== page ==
Get 20M+ Full-Text Papers For Less Than $1.50/day. Subscribe now for You or Your Team.

Learn More →

The Power of Money in Gender Relations From a Chilean Mining Culture

The Power of Money in Gender Relations From a Chilean Mining Culture This article addresses the role of money in power relations among mining and nonmining couples. The research performed in the region of Antofagasta, Chile, is based on an interpretive paradigm, with discursive analysis. Twenty-eight people were interviewed based on the category of conflicts and tensions in money negotiations. Findings include that among older women and men, money appears to be masculinized and associated with an illusion of empowerment of women, exacerbating the androcentric sex/gender model. In their discourses, some women express their progress toward relationships of greater equity. Couples must deal with gender conflicts when negotiating money. Even though women manage the family’s money, it’s not considered their money; therefore, they don’t feel free to use it and must account to the man. In this power game and in negotiating, the model of romantic love prevails, the couple’s public and private position, and a neoliberal culture that promotes high levels of consumption. http://www.deepdyve.com/assets/images/DeepDyve-Logo-lg.png Affilia: Journal of Women and Social Work SAGE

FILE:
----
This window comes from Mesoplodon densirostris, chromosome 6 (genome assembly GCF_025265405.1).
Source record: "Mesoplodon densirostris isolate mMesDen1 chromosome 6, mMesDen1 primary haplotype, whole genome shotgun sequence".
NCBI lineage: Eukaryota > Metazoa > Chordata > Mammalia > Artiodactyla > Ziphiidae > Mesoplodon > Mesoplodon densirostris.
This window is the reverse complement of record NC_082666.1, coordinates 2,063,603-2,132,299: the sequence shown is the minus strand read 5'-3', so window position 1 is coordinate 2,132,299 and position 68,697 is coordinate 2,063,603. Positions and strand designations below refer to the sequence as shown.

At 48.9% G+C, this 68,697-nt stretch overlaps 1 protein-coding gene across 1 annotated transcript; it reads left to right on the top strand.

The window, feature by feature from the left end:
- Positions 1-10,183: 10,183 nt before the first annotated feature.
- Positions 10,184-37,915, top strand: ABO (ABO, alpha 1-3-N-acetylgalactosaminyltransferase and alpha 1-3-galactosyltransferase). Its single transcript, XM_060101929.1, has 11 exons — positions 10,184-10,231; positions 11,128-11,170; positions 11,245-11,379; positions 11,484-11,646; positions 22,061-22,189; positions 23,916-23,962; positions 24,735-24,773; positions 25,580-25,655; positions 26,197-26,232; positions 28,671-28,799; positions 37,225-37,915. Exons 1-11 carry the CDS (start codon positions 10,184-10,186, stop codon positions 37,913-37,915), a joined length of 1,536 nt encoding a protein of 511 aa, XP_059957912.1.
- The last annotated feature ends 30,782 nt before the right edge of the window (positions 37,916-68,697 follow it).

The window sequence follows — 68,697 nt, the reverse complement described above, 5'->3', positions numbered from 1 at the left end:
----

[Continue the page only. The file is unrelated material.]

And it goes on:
The Power of Money in Gender Relations From a Chilean Mining Culture

Loading next page...
 
/lp/sage/the-power-of-money-in-gender-relations-from-a-chilean-mining-culture-bZx151N6K8

References (39)

Publisher
SAGE
Copyright
© The Author(s) 2017
ISSN
0886-1099
eISSN
1552-3020
DOI
10.1177/0886109916689784
Publisher site
See Article on Publisher Site

Abstract

This article addresses the role of money in power relations among mining and nonmining couples. The research performed in the region of Antofagasta, Chile, is based on an interpretive paradigm, with discursive analysis. Twenty-eight people were interviewed based on the category of conflicts and tensions in money negotiations. Findings include that among older women and men, money appears to be masculinized and associated with an illusion of empowerment of women, exacerbating the androcentric sex/gender model. In their discourses, some women express their progress toward relationships of greater equity. Couples must deal with gender conflicts when negotiating money. Even though women manage the family’s money, it’s not considered their money; therefore, they don’t feel free to use it and must account to the man. In this power game and in negotiating, the model of romantic love prevails, the couple’s public and private position, and a neoliberal culture that promotes high levels of consumption.

Journal

Affilia: Journal of Women and Social WorkSAGE

Published: Aug 1, 2017

There are no references for this article.